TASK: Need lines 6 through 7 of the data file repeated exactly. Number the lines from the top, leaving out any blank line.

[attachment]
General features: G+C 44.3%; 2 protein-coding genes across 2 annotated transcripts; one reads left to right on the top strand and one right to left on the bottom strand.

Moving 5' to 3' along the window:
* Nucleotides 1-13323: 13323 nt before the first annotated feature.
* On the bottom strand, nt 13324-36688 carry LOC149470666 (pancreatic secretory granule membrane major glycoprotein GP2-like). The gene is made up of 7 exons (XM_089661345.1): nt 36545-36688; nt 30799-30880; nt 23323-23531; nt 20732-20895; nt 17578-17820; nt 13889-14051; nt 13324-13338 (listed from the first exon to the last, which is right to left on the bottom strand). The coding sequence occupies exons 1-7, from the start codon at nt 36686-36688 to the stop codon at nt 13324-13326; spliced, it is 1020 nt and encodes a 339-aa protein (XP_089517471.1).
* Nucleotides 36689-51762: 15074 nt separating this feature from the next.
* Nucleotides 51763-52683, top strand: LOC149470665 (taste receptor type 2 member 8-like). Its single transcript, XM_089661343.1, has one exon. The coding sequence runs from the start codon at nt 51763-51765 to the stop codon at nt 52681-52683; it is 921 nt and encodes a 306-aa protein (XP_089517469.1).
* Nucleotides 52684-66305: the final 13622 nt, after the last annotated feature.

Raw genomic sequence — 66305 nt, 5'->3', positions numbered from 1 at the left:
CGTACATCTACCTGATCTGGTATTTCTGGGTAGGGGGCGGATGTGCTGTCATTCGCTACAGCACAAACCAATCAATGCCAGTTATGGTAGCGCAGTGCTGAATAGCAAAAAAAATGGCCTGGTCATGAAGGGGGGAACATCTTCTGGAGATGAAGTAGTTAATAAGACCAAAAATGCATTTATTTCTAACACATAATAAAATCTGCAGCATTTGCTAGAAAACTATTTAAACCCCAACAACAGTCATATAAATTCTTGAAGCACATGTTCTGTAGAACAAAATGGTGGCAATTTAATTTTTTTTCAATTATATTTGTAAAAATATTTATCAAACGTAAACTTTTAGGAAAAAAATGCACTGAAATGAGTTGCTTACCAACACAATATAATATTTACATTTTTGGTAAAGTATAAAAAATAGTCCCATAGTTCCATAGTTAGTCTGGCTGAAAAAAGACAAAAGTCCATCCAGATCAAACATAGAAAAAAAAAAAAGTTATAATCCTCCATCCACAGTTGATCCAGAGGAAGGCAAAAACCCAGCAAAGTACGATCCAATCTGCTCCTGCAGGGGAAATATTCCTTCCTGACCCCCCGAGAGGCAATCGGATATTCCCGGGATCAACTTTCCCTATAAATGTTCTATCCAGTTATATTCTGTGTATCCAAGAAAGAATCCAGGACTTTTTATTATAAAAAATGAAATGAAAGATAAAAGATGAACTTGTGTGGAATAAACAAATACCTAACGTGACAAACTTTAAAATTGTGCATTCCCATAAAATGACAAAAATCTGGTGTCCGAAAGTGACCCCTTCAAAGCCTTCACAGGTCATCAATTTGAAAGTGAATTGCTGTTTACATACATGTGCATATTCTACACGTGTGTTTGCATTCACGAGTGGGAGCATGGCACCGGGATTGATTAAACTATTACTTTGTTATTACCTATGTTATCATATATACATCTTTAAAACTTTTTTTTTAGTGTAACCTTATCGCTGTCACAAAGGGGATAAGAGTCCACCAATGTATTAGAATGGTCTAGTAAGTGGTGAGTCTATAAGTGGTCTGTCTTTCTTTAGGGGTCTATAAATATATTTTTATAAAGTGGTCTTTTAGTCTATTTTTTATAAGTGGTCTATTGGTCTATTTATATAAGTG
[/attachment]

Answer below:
* Nucleotides 51763-52683, top strand: LOC149470665 (taste receptor type 2 member 8-like). Its single transcript, XM_089661343.1, has one exon. The coding sequence runs from the start codon at nt 51763-51765 to the stop codon at nt 52681-52683; it is 921 nt and encodes a 306-aa protein (XP_089517469.1).
* Nucleotides 52684-66305: the final 13622 nt, after the last annotated feature.